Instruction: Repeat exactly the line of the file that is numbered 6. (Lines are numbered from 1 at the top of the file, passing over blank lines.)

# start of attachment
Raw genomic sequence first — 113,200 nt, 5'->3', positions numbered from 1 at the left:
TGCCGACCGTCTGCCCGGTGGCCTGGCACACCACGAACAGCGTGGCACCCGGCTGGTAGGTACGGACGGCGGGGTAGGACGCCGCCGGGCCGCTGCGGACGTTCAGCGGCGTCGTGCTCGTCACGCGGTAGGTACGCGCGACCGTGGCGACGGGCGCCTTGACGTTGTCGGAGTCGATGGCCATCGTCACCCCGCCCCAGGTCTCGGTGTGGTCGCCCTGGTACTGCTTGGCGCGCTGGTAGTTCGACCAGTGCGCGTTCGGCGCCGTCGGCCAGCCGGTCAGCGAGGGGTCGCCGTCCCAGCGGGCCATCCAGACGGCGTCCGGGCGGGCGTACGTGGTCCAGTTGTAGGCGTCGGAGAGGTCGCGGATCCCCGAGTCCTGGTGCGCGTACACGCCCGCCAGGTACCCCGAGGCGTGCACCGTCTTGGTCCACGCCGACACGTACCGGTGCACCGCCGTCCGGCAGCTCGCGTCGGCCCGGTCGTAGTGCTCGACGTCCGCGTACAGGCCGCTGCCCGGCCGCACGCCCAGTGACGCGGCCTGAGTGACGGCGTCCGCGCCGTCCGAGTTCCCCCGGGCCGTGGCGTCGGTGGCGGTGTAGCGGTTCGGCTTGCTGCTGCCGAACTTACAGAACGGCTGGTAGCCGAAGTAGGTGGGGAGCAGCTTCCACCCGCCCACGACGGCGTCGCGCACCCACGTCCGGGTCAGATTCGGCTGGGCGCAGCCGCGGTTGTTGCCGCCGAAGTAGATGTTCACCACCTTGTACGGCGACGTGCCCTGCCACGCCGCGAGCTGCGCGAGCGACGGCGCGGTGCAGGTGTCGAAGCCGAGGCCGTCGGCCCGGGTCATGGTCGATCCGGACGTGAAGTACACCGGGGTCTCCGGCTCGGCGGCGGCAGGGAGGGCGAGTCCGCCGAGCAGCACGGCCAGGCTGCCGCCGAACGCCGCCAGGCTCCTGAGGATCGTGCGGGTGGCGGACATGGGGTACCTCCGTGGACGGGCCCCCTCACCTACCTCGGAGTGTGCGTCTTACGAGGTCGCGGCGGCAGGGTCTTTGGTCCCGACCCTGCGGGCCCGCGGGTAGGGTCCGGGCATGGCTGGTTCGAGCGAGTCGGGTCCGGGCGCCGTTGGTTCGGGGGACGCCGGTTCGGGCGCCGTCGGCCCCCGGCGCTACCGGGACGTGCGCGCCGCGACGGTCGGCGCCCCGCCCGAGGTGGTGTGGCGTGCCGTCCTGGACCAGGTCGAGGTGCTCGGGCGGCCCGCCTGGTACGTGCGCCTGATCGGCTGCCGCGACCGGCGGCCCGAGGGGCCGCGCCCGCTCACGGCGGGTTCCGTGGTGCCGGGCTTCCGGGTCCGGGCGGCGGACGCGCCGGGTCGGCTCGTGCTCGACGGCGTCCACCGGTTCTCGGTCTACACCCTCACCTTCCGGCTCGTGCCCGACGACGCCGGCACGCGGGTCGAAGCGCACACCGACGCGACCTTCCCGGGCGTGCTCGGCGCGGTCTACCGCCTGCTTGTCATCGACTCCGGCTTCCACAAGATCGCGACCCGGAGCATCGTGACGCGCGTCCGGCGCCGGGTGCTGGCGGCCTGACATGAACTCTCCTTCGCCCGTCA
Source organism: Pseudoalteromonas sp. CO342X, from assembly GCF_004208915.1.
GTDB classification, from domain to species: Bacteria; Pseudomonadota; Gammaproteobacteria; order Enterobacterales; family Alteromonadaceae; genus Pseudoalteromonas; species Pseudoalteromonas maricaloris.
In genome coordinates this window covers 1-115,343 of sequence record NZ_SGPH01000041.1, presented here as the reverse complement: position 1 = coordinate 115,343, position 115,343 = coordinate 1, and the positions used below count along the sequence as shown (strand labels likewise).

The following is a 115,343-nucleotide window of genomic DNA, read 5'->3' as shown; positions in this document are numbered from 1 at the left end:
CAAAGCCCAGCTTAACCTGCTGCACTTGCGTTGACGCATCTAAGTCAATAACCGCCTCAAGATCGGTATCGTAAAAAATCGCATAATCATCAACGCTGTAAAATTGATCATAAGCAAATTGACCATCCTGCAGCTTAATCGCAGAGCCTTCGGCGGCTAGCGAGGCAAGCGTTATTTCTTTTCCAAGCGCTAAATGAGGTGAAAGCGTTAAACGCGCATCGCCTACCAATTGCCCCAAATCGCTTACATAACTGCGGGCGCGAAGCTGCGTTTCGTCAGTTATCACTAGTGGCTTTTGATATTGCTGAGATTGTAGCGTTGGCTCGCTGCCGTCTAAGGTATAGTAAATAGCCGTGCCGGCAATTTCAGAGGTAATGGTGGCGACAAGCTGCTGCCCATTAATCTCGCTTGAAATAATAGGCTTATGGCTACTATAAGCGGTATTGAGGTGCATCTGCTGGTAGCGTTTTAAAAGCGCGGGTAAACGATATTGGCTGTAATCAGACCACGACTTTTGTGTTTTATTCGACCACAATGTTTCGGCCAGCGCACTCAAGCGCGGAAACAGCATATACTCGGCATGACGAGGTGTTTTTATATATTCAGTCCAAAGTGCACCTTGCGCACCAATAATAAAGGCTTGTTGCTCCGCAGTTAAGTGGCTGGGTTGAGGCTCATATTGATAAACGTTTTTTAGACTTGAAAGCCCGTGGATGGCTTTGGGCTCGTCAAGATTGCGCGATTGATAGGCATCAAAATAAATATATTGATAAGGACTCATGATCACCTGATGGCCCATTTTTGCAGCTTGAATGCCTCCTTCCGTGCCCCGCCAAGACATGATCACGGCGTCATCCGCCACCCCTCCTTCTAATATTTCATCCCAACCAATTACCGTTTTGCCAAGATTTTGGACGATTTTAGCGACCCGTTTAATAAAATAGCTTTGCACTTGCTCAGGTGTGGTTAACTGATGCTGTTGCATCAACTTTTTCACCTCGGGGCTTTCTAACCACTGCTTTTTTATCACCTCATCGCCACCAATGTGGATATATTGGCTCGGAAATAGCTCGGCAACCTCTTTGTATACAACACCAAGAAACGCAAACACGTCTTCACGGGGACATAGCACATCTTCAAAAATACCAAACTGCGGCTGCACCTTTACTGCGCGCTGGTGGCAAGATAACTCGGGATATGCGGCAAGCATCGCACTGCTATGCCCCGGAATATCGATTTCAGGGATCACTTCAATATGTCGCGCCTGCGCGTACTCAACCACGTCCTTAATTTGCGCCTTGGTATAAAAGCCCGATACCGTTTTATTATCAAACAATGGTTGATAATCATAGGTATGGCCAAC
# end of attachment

The following is a 115,343-nucleotide window of genomic DNA, read 5'->3' as shown; positions in this document are numbered from 1 at the left end: